Altered transfer of visual motion information to parietal association cortex in untreated first-episode psychosis: Implications for pursuit eye tracking

Rebekka Lencer, Sarah K. Keedy, James L. Reilly, Bruce E. McDonough, Margret S H Harris, Andreas Sprenger, John A. Sweeney

Research output: Contribution to journalArticle

20 Scopus citations


Visual motion processing and its use for pursuit eye movement control represent a valuable model for studying the use of sensory input for action planning. In psychotic disorders, alterations of visual motion perception have been suggested to cause pursuit eye tracking deficits. We evaluated this system in functional neuroimaging studies of untreated first-episode schizophrenia (N= 24), psychotic bipolar disorder patients (N= 13) and healthy controls (N= 20). During a passive visual motion processing task, both patient groups showed reduced activation in the posterior parietal projection fields of motion-sensitive extrastriate area V5, but not in V5 itself. This suggests reduced bottom-up transfer of visual motion information from extrastriate cortex to perceptual systems in parietal association cortex. During active pursuit, activation was enhanced in anterior intraparietal sulcus and insula in both patient groups, and in dorsolateral prefrontal cortex and dorsomedial thalamus in schizophrenia patients. This may result from increased demands on sensorimotor systems for pursuit control due to the limited availability of perceptual motion information about target speed and tracking error. Visual motion information transfer deficits to higher-level association cortex may contribute to well-established pursuit tracking abnormalities, and perhaps to a wider array of alterations in perception and action planning in psychotic disorders.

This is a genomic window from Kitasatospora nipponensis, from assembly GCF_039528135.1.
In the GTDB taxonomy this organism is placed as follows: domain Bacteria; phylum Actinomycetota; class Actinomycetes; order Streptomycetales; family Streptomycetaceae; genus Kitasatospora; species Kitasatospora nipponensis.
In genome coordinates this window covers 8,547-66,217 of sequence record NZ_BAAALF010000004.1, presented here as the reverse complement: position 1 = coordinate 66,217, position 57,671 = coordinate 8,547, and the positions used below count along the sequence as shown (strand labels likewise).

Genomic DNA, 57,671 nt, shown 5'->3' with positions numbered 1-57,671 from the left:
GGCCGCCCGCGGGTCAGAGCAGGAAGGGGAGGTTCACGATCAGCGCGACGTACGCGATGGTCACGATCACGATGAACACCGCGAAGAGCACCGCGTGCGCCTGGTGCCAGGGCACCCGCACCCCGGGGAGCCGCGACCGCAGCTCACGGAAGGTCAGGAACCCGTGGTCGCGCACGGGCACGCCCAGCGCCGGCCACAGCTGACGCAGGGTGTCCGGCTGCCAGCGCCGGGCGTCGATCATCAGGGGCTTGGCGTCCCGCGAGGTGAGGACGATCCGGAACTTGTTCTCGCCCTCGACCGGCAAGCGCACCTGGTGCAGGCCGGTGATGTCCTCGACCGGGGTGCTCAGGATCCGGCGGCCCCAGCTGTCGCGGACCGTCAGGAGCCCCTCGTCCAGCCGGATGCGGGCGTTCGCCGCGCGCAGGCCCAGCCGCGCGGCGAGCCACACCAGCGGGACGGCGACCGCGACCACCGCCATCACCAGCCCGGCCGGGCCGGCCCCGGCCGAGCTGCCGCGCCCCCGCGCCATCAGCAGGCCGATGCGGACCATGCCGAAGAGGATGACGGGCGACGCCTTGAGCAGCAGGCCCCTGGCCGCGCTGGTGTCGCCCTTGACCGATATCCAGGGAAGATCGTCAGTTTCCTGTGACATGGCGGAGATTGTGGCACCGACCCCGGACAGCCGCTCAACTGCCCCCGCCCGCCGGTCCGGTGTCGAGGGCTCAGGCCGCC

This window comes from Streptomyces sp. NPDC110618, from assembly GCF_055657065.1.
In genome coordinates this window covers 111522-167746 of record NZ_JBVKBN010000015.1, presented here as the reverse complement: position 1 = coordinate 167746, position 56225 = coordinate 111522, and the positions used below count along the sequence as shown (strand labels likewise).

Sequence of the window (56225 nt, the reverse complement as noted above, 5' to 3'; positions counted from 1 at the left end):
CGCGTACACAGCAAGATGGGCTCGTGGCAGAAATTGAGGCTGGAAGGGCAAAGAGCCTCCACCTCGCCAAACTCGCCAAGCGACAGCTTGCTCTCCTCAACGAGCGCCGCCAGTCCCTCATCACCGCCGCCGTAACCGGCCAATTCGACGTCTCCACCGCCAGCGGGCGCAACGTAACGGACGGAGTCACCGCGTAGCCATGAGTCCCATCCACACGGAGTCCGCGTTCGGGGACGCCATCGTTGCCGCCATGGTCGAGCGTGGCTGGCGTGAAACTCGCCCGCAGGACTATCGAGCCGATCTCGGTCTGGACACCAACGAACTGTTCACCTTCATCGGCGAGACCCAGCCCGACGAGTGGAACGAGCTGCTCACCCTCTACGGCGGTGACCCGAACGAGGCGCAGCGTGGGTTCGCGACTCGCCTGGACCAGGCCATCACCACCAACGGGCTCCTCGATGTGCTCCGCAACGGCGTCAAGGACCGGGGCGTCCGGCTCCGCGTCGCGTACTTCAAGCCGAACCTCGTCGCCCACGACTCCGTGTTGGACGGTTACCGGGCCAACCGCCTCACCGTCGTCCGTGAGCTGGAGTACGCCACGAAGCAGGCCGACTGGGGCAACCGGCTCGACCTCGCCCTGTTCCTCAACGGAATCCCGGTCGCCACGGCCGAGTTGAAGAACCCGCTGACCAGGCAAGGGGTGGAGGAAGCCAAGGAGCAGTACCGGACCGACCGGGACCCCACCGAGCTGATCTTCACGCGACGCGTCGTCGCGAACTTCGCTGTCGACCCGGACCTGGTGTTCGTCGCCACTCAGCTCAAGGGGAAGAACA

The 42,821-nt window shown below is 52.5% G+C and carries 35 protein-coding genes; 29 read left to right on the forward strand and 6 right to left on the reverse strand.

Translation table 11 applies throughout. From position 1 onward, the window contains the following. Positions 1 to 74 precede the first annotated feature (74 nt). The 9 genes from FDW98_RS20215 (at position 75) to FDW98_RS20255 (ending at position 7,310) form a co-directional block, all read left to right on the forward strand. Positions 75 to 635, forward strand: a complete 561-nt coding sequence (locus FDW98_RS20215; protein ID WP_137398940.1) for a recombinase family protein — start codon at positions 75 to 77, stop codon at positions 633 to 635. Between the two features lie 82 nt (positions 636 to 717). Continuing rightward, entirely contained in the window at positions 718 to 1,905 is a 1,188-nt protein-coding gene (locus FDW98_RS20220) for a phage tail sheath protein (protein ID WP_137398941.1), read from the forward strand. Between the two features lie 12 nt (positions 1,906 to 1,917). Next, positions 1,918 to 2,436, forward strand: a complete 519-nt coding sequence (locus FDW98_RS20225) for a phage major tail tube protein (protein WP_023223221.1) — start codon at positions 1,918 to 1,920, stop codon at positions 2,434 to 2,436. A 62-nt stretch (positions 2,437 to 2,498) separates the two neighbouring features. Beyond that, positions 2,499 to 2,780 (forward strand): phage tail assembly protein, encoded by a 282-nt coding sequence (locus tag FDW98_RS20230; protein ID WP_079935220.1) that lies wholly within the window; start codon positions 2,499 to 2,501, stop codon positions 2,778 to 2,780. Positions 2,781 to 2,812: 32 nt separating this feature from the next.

Original languageEnglish (US)
Pages (from-to)30-38
Number of pages9
JournalPsychiatry Research - Neuroimaging
Issue number1
StatePublished - Oct 31 2011



  • Action planning
  • Extraretinal systems
  • Functional imaging
  • Psychotic bipolar disorder
  • Schizophrenia
  • Sensory processing

ASJC Scopus subject areas

  • Neuroscience (miscellaneous)
  • Radiology Nuclear Medicine and imaging
  • Psychiatry and Mental health

Cite this